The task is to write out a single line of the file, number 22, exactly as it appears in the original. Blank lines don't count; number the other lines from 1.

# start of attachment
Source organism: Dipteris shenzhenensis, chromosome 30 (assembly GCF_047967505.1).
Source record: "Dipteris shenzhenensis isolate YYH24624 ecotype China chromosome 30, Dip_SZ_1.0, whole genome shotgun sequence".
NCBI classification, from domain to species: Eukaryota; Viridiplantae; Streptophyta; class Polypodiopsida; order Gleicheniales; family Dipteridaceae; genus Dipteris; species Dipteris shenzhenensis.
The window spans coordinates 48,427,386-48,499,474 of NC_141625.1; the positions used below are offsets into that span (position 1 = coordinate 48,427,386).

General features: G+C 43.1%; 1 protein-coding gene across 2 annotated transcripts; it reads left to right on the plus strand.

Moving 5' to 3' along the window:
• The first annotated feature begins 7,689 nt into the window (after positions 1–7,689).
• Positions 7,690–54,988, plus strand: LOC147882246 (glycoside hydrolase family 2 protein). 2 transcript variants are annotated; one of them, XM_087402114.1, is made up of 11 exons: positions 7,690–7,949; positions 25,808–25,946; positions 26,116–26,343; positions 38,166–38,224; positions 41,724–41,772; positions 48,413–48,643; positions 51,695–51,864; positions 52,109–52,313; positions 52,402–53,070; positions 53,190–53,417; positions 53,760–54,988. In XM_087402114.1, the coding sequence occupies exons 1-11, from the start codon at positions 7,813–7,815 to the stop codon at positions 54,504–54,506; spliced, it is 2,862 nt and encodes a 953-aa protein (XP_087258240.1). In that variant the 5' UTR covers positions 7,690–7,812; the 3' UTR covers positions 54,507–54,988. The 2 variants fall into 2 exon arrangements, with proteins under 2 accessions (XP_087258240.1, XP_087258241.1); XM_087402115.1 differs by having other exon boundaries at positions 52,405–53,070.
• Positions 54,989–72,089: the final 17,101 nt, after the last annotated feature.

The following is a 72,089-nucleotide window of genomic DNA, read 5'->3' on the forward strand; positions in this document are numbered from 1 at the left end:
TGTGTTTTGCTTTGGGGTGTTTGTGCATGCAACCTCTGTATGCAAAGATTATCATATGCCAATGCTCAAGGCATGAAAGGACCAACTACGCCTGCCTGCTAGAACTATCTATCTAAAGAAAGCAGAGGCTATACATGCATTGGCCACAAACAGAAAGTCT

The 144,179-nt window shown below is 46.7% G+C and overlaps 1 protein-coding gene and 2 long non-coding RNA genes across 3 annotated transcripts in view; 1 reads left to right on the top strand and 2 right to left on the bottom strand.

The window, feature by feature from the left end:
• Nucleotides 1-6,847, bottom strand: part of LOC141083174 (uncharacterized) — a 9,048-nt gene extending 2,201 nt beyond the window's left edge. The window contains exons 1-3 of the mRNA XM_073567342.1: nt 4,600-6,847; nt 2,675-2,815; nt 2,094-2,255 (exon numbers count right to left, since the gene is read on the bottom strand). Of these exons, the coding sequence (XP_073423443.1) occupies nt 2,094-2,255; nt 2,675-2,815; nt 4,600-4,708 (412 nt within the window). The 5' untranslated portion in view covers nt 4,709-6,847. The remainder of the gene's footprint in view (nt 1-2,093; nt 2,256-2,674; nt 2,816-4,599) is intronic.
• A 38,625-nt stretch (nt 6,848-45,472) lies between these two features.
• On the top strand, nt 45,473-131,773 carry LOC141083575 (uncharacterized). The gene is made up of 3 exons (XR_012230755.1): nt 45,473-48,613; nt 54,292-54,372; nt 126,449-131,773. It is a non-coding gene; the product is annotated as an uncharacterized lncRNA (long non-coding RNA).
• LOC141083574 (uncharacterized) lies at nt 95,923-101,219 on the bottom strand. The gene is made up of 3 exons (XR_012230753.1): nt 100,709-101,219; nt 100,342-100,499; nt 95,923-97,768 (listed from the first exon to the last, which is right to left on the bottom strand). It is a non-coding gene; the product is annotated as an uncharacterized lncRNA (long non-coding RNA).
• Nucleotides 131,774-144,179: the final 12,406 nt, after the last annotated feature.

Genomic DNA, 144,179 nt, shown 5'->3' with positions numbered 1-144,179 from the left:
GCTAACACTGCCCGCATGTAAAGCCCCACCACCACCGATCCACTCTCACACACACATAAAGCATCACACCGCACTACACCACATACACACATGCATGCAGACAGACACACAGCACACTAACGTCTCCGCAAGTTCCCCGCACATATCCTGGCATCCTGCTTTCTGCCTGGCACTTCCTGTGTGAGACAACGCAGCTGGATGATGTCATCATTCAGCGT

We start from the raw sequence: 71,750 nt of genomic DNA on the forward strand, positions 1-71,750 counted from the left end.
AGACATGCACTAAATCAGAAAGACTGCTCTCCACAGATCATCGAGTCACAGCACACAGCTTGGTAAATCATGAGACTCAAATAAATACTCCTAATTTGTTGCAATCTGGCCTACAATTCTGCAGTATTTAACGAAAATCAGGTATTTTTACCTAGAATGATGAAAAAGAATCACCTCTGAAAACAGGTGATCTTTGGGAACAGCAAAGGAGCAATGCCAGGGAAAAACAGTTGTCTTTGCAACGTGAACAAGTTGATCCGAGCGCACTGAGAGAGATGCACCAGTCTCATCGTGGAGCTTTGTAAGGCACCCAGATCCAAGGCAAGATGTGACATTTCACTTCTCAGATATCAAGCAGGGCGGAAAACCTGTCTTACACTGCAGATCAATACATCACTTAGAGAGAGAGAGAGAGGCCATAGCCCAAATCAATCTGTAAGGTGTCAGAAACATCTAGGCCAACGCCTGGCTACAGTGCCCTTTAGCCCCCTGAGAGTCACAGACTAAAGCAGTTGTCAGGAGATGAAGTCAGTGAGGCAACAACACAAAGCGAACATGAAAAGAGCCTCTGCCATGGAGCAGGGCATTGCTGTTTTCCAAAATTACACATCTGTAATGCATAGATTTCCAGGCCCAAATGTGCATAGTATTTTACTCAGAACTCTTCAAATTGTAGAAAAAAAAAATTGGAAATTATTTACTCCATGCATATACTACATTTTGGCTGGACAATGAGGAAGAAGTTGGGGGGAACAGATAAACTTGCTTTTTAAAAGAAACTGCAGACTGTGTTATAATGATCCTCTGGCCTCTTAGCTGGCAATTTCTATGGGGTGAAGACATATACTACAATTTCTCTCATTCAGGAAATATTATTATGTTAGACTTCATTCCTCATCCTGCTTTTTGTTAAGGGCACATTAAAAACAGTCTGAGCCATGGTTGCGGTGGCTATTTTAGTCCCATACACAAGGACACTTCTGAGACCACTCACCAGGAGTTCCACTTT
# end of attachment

AGACATGCACTAAATCAGAAAGACTGCTCTCCACAGATCATCGAGTCACAGCACACAGCTTGGTAAATCATGAGACTCAAATAAATACTCCTAATTTGTTGCAATCTGGCCTACAATTCTGCAGTATTTAACGAAAATCAGGTATTTTTACCTAGAATGATGAAAAAGAATCACCTCTGAAAACAGGTGATCTTTGGGAACAGCAAAGGAGCAATGCCAGGGAAAAACAGTTGTCTTTGCAACGTGAACAAGTTGATCCGAGCGCACTGAGAGAGATGCACCAGTCTCATCGTGGAGCTTTGTAAGGCACCCAGATCCAAGGCAAGATGTGACATTTCACTTCTCAGATATCAAGCAGGGCGGAAAACCTGTCTTACACTGCAGATCAATACATCACTTAGAGAGAGAGAGAGAGGCCATAGCCCAAATCAATCTGTAAGGTGTCAGAAACATCTAGGCCAACGCCTGGCTACAGTGCCCTTTAGCCCCCTGAGAGTCACAGACTAAAGCAGTTGTCAGGAGATGAAGTCAGTGAGGCAACAACACAAAGCGAACATGAAAAGAGCCTCTGCCATGGAGCAGGGCATTGCTGTTTTCCAAAATTACACATCTGTAATGCATAGATTTCCAGGCCCAAATGTGCATAGTATTTTACTCAGAACTCTTCAAATTGTAGAAAAAAAAAATTGGAAATTATTTACTCCATGCATATACTACATTTTGGCTGGACAATGAGGAAGAAGTTGGGGGGAACAGATAAACTTGCTTTTTAAAAGAAACTGCAGACTGTGTTATAATGATCCTCTGGCCTCTTAGCTGGCAATTTCTATGGGGTGAAGACATATACTACAATTTCTCTCATTCAGGAAATATTATTATGTTAGACTTCATTCCTCATCCTGCTTTTTGTTAAGGGCACATTAAAAACAGTCTGAGCCATGGTTGCGGTGGCTATTTTAGTCCCATACACAAGGACACTTCTGAGACCACTCACCAGGAGTTCCACTTT